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Q&A: Neil McFarland On Gaming's Artistic Future

In this exclusive Q&A, we talk with illustrator Neil McFarland, one of four designers behind the artistically-driven Omega Pack for PSP racer WipEout Pure, who reminisces about his creative past and explores ideas about a more aesthetically driven

drew taylor, Blogger

March 27, 2008

5 Min Read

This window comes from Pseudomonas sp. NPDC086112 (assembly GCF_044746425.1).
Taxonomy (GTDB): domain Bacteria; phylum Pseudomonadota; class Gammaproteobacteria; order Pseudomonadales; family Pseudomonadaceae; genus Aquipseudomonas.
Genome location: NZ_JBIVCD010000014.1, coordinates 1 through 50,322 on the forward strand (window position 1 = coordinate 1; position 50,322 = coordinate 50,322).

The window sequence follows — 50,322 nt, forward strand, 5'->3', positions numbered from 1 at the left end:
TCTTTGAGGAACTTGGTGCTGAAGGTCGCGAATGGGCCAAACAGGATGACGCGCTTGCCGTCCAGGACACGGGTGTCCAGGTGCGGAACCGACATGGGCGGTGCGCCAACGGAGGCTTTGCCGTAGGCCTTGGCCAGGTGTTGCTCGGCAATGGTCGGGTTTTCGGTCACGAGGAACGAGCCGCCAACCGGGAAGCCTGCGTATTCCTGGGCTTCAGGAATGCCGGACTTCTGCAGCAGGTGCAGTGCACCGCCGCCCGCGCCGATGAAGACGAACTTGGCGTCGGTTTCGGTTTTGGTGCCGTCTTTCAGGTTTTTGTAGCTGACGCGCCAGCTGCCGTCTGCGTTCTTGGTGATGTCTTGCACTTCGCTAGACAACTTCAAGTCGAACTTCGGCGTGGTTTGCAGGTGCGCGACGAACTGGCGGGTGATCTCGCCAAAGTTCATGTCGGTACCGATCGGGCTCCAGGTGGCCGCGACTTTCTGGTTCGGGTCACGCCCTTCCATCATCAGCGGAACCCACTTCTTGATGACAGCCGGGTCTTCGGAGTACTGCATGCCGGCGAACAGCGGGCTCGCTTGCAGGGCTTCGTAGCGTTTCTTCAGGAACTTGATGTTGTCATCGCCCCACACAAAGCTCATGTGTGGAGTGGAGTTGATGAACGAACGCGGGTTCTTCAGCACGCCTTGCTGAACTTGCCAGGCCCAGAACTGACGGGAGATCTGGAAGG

[In this special column, originally printed on sister editor weblog GameSetWatch, Drew Taylor talks with illustrator Neil McFarland, one of the four designers behind the artistically-driven Omega Pack for PSP racer WipEout Pure, who reminisces about his creative past and explores ideas about a more aesthetically driven future for games.] 'Passing through the mouth of Venus,' says Neil McFarland. 'Passing through, the driver is riled and beguiled by a procession of gigantic beauties,' he says to me. The 34-year-old illustrator is describing his contribution to what is arguably the best piece of free downloadable game content ever made. 'Gripped with paranoia and fear in the all-seeing eye tunnel,' he adds, 'blinded by Medusa, and reborn anew at the completion of each circuit.' This should be the way all video games are reviewed. In narrative. In dialogue. In fan fiction. Using words soft as breasts that when caressed leak all over the screen or page in a myriad of colored pixels and ink. Purples. Oranges. Mauves. Crimsons. Cyans and blonds. At the very least, it should be how the Omega Pack is described. A four track wonderland [YouTube videos] for the futuristic PlayStation Portable racer WipEout Pure, made free in 2005 to everyone in Europe, Australia and New Zealand as a giant suck-up, featuring the unique work of UK artists and designers. Jon Burgerman, 123Klan, Mark James, Neil McFarland. Jon's circuit—complete with chimpanbees, dancing sausages and sheer character design genius is the reason I download the pack; I've always been a fan. But it's Neil's Paris Hair track that gives me the Flash Gordon moment. A sense of flinging oneself into the void, only to become trapped in an off-world sideshow recreated from drug-induced visions of hair, melancholy and Barbarella-like pleasure tortures. An uncomfortable memory of sitting in a car with a mate (who would later become a youth pastor) as he confesses to having recently cheated on his girlfriend by fingering a woman in the very seat I'm occupying. -I never had a real job says Neil, father now to 7-week-old twins, husband to Pippanella. Neil listing his work history as 'published comics, pornography, sold paintings, design for mobile phones, animate for TV and internet'. 'I am who I am,' he says, 'because I always drew, was left alone a lot as a child and have been exposed to some amazing people, places and chemicals'. Growing up, he says, I was inspired by comic books, 2000AD and Robert Crumb. 'I then discovered the work of Jamie Hewlett. He painted Tank Girl so beautifully, and with such energy, that from then on a strand of my own work was based on this love of the powerful female figure'. Looking at Neil's track, at his wider body of art, I have no doubt that this is why he was approached to contribute to the project. What I'm even more confident of is the fact that the developers had no idea that the Omega Pack would completely redefine the game. Re-imagine it. Re-emotion it. 'I'd like to think that [my track] is as far from the established aesthetic of WipEout as is possible, and that it evokes the spirit of my own work,' says Neil. -'For the gamer, I hope it's a track that's fun to play, surprising, and at times distracting to fly through. I want people to feel that they have entered into a lysergic fun fair and that [my art] has added a whole new atmosphere to this terrific game. '[I want] to convey some kind of feeling in my work,' he says. 'I always want it to communicate more than just a design aesthetic or an editorial idea. The huge psychedelic influence on my work can come across as sadness or longing, but I think this is a by-product of trying to capture that state of mind of being “out there”, disengaged from trivial matters and contemplative.' This is not slick, futuristic FX300 anti-gravity racing anymore. This is voyaging and voyeuring. Traversing—now with 40% more eye-shadow and uncertainty. Downloadable content that doesn't just skin, but reaches inside and rummages about with the heart and soul of a game. Rummages with hands made of loss and maturity and shame and vulnerability. Extra costumes that turn Kratos into a banana are great. That put Lara in a Think Geek-inspired bathing costume are brilliant. Content that allows Frank West to slice and dice zombies in 10 new ways is awesome; download them all. But this is an opportunity for something more. This is DLC that is able to revision the game world. Given to an artist and re-souled. Marketplace points for a new experience. A new religion. This is Neil's dream. Post Orange Box and teleport gun. Post Elebits. He wants in. And not just a track. -'A first-person shooter', says Neil, spasming with inspired possibility. 'How about Half-Life? I'd turn it into some kind of pie fight or paint ball extravaganza. Ludicrous costumes and character animations, insane architecture and a wigged out soundtrack.' This is Neil, thinking about WipeOut Pure, imagining a new Halo. A new Zack and Wiki, Metroid Prime, Guitar Hero 3. Imagining a Paris Hair Mass Effect. A mascara-filled, prehensile curl-laden World of Warcraft. Neil imagining what he'd do to a Grand Theft Auto. Red cordial-like. 'I'd trip it out!' he says, mentally crossing speed pads. 'Round off some corners. And... Wow. I have to lie down now. 'Thinking about this makes me dizzy. I could quite happily disappear in that design job for a year or two.' [Drew Taylor works in the games industry in Australia and writes video game culture articles for various magazines. He has never been to Paris, but would like to get his hair cut more often.]